• They have liquid water during the daytime. If the water is freezing it must be replaced in the morning.
  • They have high quality feed. Chickens will need more food to help keep them warm, and you can supplement with scratch and cracked corn for added nutrition.
  • They are active. During the daytime, your chickens should be behaving normally – eating, drinking, strutting about – and may continue to lay eggs. If your chickens are lethargic, there is likely something wrong.

Chickens can be brought indoors if your coop is not sufficient in winter, but they are very smelly! We do not recommend heat lamps for any barn or outbuilding except in extreme cases, as they are the number one cause of farm fires and animal deaths.

Exciting news for us though! We had essentially given up on our chickens laying eggs until spring. They hadn’t laid any at all, and we assumed they wouldn’t in winter because of the shorter days and cold weather. Well, when doing the weekly straw turnover, I discovered almost a dozen eggs in the nest boxes! Most were frozen as we had failed to collect them, but we have been getting 2-4 eggs every day since. Collect twice a day to keep eggs from freezing. Frozen eggs can be fed back to the chickens once thawed, as it gives them vital nutrients back!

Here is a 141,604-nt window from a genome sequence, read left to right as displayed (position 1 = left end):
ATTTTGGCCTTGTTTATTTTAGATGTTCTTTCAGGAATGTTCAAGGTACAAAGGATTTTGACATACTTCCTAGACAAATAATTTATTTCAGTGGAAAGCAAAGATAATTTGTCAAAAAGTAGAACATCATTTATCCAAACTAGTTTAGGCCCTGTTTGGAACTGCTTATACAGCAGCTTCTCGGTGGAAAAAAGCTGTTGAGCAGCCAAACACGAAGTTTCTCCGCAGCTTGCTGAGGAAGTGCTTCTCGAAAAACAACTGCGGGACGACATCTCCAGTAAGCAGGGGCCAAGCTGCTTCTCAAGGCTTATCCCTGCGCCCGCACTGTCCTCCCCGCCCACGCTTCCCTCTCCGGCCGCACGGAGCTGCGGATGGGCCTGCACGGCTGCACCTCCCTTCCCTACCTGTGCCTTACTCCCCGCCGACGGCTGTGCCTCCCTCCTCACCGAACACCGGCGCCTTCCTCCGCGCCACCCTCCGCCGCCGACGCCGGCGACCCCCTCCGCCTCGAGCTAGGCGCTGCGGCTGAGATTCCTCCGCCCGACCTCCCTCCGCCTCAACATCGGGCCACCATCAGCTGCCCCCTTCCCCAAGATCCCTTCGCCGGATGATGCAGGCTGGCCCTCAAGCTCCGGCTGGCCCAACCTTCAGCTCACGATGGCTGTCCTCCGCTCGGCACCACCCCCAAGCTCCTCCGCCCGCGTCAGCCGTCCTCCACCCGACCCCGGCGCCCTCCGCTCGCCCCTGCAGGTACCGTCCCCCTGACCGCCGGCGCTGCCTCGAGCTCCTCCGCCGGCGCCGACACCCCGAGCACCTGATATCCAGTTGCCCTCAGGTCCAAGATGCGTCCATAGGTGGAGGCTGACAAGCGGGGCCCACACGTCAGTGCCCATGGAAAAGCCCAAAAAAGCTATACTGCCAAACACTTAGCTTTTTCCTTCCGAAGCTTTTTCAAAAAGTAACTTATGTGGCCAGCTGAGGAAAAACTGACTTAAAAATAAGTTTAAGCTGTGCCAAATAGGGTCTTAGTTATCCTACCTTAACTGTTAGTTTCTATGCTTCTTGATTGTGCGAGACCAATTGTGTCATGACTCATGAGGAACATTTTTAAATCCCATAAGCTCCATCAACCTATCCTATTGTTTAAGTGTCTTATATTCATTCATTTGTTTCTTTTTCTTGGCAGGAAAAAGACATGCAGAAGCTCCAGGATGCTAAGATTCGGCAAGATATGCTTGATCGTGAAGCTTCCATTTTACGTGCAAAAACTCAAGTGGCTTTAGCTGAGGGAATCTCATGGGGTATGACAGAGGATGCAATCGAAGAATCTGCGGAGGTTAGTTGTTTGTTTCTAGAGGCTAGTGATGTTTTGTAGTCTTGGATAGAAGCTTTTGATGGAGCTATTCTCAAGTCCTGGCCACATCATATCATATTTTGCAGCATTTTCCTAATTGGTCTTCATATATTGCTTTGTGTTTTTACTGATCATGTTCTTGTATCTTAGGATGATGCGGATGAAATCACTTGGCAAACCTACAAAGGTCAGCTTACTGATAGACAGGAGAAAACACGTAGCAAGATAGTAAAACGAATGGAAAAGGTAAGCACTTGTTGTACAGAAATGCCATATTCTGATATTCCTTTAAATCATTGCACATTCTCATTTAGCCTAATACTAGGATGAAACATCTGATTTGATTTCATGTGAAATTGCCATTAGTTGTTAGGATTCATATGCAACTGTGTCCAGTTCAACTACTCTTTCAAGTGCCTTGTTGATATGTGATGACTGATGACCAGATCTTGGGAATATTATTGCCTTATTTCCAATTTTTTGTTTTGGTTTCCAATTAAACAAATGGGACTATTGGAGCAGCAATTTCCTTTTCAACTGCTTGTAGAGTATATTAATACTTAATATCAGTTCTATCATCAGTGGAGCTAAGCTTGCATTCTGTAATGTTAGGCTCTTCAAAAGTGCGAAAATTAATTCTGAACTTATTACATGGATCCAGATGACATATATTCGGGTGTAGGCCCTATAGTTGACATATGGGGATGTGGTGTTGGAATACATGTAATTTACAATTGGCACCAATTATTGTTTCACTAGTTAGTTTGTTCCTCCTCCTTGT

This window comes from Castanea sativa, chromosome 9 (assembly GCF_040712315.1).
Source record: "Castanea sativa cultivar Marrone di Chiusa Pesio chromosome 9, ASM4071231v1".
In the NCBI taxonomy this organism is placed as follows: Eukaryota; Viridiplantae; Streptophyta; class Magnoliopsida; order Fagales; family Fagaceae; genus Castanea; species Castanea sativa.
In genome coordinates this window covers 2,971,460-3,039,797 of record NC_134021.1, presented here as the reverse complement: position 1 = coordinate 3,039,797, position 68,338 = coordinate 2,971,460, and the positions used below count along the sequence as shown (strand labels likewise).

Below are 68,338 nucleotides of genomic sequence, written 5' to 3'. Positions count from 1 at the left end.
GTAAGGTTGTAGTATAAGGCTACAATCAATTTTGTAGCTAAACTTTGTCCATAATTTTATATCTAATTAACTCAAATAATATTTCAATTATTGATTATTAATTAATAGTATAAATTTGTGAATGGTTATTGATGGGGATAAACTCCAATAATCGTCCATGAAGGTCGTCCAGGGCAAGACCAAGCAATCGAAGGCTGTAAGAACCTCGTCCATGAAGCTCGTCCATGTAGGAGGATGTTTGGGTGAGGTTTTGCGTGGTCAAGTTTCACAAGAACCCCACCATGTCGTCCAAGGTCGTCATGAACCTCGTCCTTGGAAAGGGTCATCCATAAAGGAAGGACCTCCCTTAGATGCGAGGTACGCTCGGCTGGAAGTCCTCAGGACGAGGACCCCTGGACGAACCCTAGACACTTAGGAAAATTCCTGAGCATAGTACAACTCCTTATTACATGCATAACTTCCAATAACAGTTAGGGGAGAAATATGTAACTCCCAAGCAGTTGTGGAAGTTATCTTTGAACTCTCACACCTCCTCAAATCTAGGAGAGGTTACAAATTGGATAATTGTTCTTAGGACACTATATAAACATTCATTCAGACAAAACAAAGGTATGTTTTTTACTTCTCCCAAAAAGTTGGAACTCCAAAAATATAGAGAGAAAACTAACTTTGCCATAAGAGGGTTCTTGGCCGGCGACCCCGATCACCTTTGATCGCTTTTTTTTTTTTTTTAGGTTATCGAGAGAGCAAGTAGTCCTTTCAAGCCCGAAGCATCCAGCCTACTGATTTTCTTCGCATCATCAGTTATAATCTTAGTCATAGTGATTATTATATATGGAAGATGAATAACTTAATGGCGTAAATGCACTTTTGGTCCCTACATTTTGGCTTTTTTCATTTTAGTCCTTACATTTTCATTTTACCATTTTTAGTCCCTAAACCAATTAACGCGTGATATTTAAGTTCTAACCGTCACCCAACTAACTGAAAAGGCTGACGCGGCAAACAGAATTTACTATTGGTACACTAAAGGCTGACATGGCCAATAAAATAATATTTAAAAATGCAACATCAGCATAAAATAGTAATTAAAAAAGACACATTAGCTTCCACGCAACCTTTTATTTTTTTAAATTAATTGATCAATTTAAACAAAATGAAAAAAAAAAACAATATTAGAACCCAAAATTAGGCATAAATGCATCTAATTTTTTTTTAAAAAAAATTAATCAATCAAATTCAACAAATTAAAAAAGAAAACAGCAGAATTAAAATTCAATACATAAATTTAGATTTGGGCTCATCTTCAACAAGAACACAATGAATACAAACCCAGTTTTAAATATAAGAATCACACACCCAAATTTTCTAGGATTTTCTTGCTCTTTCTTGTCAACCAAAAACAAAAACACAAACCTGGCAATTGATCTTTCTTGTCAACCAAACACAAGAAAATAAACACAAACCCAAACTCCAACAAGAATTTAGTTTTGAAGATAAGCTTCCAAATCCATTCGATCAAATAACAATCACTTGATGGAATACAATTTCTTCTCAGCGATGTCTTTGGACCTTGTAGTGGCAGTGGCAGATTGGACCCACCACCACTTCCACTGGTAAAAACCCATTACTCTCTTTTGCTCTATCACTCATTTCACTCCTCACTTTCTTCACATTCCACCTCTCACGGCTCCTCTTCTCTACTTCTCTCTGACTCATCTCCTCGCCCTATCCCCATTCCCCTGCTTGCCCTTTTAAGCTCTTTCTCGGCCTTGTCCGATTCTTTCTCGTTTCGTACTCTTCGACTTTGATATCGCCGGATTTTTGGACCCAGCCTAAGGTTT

Eggs of many colours from our “Easter egger” chickens!


People have been adorably concerned about the goats in this weather, and I don’t blame them! If Y didn’t insist against it, I definitely would have brought them inside by now, and they’d be destroying every inch of the garage.

If goats are left to their own devices, they will usually do fine. They grow thick winter coats, eat more to keep their rumens active for warmth, and shelter themselves from the wind. With appropriate wind breaks, shelters, and access to food and hot water, goats can manage at temperatures most humans run from.

I go into some detail in our YouTube video, “How cold is too cold for goats?” You’ll see our healthy, chubby active goats enjoying some food and attention in -23 C weather.

The general rule is, if you can stand to hang out with them where they are, all bundled up in your own winter gear, then they are probably fine. I was out in the barn with the goats for 20 minutes yesterday, and because I was playing with them and heaving water around, I was actually sweating a bit! They were a bit slow to get up this morning and out of their cozy beds, but frankly, so was I.

With a little more care and attention, winter doesn’t have to mean woes for your animals. It definitely presents unique challenges, but, as usual, nature seems to know best! That said, we are definitely looking forward to some warmer weather starting tomorrow!